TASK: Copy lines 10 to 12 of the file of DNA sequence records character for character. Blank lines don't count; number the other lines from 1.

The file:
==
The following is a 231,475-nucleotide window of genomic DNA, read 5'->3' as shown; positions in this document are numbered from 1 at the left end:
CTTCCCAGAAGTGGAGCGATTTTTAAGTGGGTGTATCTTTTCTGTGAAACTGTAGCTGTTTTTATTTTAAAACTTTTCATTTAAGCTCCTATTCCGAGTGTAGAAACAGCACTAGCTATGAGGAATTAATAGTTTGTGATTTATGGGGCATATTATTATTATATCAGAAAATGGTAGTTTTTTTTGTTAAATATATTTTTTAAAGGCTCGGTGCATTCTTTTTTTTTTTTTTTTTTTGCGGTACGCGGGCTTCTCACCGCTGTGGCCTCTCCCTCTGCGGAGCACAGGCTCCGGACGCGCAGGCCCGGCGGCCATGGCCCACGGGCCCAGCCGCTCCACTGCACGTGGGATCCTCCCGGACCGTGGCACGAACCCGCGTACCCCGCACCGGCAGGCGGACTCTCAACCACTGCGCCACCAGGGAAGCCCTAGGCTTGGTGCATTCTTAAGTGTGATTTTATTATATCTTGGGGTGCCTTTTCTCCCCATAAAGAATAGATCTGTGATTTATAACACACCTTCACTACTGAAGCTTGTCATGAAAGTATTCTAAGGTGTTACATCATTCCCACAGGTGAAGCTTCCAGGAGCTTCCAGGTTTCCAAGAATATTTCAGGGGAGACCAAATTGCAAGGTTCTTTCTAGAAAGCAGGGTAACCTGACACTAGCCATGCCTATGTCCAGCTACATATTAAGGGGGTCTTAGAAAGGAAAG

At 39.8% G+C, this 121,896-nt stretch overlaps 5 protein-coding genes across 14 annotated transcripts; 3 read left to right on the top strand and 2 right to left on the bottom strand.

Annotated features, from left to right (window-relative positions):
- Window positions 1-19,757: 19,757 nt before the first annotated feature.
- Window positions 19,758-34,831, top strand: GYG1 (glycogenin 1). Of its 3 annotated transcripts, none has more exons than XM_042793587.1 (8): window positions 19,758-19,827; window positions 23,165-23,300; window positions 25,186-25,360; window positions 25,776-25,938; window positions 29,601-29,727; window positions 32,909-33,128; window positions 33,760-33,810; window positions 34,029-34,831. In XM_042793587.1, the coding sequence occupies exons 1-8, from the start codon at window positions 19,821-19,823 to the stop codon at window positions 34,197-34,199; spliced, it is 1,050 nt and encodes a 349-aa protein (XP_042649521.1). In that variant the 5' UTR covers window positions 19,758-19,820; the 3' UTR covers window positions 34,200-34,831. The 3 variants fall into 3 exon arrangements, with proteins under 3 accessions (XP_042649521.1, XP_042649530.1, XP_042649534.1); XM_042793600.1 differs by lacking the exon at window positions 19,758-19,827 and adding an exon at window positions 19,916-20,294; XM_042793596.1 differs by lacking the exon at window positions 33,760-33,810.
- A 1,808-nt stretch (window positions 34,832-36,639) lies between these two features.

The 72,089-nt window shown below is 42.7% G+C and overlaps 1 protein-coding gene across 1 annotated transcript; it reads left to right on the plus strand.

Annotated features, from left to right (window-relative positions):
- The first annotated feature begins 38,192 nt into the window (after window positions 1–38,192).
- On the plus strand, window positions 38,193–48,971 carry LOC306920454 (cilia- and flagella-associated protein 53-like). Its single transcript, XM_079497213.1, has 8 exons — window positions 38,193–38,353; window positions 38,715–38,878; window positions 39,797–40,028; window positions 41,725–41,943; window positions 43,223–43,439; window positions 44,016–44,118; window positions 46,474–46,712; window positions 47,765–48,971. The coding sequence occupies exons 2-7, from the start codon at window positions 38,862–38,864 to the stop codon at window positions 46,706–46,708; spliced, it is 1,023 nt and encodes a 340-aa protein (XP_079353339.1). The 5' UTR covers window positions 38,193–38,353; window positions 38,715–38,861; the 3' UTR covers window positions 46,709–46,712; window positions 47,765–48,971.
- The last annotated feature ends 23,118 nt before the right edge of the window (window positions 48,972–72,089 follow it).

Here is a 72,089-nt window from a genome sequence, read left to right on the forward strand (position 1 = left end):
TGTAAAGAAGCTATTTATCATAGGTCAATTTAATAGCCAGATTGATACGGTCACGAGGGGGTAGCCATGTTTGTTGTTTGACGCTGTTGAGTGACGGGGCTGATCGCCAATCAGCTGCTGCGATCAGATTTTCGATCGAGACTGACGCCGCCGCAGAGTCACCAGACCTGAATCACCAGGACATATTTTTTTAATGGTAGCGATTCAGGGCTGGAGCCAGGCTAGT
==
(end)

- The first annotated feature begins 38,192 nt into the window (after window positions 1–38,192).
- On the plus strand, window positions 38,193–48,971 carry LOC306920454 (cilia- and flagella-associated protein 53-like). Its single transcript, XM_079497213.1, has 8 exons — window positions 38,193–38,353; window positions 38,715–38,878; window positions 39,797–40,028; window positions 41,725–41,943; window positions 43,223–43,439; window positions 44,016–44,118; window positions 46,474–46,712; window positions 47,765–48,971. The coding sequence occupies exons 2-7, from the start codon at window positions 38,862–38,864 to the stop codon at window positions 46,706–46,708; spliced, it is 1,023 nt and encodes a 340-aa protein (XP_079353339.1). The 5' UTR covers window positions 38,193–38,353; window positions 38,715–38,861; the 3' UTR covers window positions 46,709–46,712; window positions 47,765–48,971.
- The last annotated feature ends 23,118 nt before the right edge of the window (window positions 48,972–72,089 follow it).